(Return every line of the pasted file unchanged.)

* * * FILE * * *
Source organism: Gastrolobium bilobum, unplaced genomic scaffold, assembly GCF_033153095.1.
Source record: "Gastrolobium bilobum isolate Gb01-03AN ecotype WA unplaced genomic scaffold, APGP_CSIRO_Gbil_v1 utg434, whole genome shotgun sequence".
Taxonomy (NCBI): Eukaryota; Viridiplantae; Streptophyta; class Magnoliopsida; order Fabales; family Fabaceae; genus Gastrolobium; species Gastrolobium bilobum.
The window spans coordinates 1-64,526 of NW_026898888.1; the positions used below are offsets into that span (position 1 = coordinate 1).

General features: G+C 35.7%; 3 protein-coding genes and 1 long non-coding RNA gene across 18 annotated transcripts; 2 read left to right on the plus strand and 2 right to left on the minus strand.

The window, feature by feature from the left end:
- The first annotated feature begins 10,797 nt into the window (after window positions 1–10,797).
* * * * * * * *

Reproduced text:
Source organism: Gastrolobium bilobum, unplaced genomic scaffold, assembly GCF_033153095.1.
Source record: "Gastrolobium bilobum isolate Gb01-03AN ecotype WA unplaced genomic scaffold, APGP_CSIRO_Gbil_v1 utg434, whole genome shotgun sequence".
Taxonomy (NCBI): Eukaryota; Viridiplantae; Streptophyta; class Magnoliopsida; order Fabales; family Fabaceae; genus Gastrolobium; species Gastrolobium bilobum.
The window spans coordinates 1-64,526 of NW_026898888.1; the positions used below are offsets into that span (position 1 = coordinate 1).

General features: G+C 35.7%; 3 protein-coding genes and 1 long non-coding RNA gene across 18 annotated transcripts; 2 read left to right on the plus strand and 2 right to left on the minus strand.

The window, feature by feature from the left end:
- The first annotated feature begins 10,797 nt into the window (after window positions 1–10,797).